This is indeed a challenge, particularly in the face of a vociferous, politically motivated lobby dedicated to denying the realities of climate science. Hope, if there is hope, apparently resides with David Attenborough. According to a press release issued with the same Ipsos poll, Attenborough is "the most trusted voice in the debate on climate change among the UK population".

Sir David, please speak.

This article appears in this week's New Statesman.

Follow the New Statesman team on Twitter.

Mark Lynas has is an environmental activist and a climate change specialist. His books on the subject include High Tide: News from a warming world and Six Degree: Our future on a hotter planet.
Getty
Show Hide image

An alternative Trainspotting script for John Humphrys’ Radio 4 “Choose Life” tribute

Born chippy.

Your mole often has Radio 4’s Today programme babbling away comfortingly in the background while emerging blinking from the burrow. So imagine its horror this morning, when the BBC decided to sully this listening experience with John Humphrys doing the “Choose Life” monologue from Trainspotting.

“I chose not to choose life: I chose something else. And the reasons? There are no reasons. Who needs reasons when you’ve got Radio 4?” he concluded, as a nation cringed.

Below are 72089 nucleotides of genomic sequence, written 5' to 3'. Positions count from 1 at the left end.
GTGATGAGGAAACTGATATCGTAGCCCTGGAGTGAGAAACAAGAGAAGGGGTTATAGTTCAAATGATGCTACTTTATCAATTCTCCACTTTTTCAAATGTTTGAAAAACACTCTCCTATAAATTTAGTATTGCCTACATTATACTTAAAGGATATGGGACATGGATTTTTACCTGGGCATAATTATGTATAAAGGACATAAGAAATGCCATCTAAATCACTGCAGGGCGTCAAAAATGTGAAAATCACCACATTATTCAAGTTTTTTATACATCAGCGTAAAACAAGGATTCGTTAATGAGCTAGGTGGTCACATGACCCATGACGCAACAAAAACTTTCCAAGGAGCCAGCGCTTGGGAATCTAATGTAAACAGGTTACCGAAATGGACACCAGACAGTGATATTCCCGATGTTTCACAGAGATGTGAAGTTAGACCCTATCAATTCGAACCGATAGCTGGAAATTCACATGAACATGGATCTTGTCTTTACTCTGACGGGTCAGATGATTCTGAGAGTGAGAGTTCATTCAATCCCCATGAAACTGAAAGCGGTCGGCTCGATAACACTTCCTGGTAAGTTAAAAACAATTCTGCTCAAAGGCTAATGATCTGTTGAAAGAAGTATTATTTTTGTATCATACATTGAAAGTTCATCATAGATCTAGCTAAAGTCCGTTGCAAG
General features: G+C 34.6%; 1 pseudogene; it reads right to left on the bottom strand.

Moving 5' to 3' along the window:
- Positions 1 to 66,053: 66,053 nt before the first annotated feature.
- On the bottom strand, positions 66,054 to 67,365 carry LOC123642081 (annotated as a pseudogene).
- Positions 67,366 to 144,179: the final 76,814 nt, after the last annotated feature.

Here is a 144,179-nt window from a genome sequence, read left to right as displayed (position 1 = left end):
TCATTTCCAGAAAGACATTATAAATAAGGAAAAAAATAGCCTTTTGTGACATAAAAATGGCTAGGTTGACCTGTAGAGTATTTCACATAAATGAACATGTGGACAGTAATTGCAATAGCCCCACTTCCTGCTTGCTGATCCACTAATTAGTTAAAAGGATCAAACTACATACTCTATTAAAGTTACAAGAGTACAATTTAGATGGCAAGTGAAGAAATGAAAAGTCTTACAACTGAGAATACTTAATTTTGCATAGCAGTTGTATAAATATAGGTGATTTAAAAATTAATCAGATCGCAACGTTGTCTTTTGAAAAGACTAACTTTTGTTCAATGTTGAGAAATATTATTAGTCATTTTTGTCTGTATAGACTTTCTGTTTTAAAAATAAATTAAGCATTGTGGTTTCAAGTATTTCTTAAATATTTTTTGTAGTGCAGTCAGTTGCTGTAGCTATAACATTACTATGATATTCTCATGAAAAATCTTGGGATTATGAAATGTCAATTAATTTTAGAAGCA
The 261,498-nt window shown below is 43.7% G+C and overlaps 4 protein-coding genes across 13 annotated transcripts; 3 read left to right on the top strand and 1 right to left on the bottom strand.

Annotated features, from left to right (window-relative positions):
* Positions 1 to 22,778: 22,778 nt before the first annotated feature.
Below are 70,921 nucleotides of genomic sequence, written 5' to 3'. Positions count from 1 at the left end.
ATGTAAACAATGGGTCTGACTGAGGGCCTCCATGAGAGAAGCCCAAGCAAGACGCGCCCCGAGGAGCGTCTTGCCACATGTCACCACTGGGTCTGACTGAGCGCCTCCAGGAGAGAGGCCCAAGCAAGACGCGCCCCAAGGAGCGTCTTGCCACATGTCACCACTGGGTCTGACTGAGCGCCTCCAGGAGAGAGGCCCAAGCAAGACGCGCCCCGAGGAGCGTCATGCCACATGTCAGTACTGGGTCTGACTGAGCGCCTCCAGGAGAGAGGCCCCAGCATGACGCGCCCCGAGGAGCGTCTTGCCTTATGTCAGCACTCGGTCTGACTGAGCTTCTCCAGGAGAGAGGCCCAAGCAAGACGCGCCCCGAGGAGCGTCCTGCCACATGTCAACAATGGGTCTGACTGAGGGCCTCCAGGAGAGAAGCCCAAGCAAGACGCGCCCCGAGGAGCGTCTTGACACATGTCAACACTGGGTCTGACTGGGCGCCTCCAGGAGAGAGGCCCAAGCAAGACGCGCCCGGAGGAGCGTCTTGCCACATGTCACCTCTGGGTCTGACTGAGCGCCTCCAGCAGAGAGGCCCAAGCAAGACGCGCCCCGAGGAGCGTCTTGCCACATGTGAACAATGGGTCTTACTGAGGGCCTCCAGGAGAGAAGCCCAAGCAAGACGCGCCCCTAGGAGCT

Introduced as someone who has “taken issue with modernity”, Humphrys launched into the film character Renton’s iconic rant against the banality of modern life.

But Humphrys’ role as in-studio curmudgeon is neither endearing nor amusing to this mole. Often tasked with stories about modern technology and digital culture by supposedly mischievous editors, Humphrys sounds increasingly cranky and ill-informed. It doesn’t exactly make for enlightening interviews. So your mole has tampered with the script. Here’s what he should have said:

“Choose life. Choose a job and then never retire, ever. Choose a career defined by growling and scoffing. Choose crashing the pips three mornings out of five. Choose a fucking long contract. Choose interrupting your co-hosts, politicians, religious leaders and children. Choose sitting across the desk from Justin Webb at 7.20 wondering what you’re doing with your life. Choose confusion about why Thought for the Day is still a thing. Choose hogging political interviews. Choose anxiety about whether Jim Naughtie’s departure means there’s dwindling demand for grouchy old men on flagship political radio shows. Choose a staunch commitment to misunderstanding stories about video games and emoji. Choose doing those stories anyway. Choose turning on the radio and wondering why the fuck you aren’t on on a Sunday morning as well. Choose sitting on that black leather chair hosting mind-numbing spirit-crushing game shows (Mastermind). Choose going over time at the end of it all, pishing your last few seconds on needlessly combative questions, nothing more than an obstacle to that day’s editors being credited. Choose your future. Choose life . . .”

I'm a mole, innit.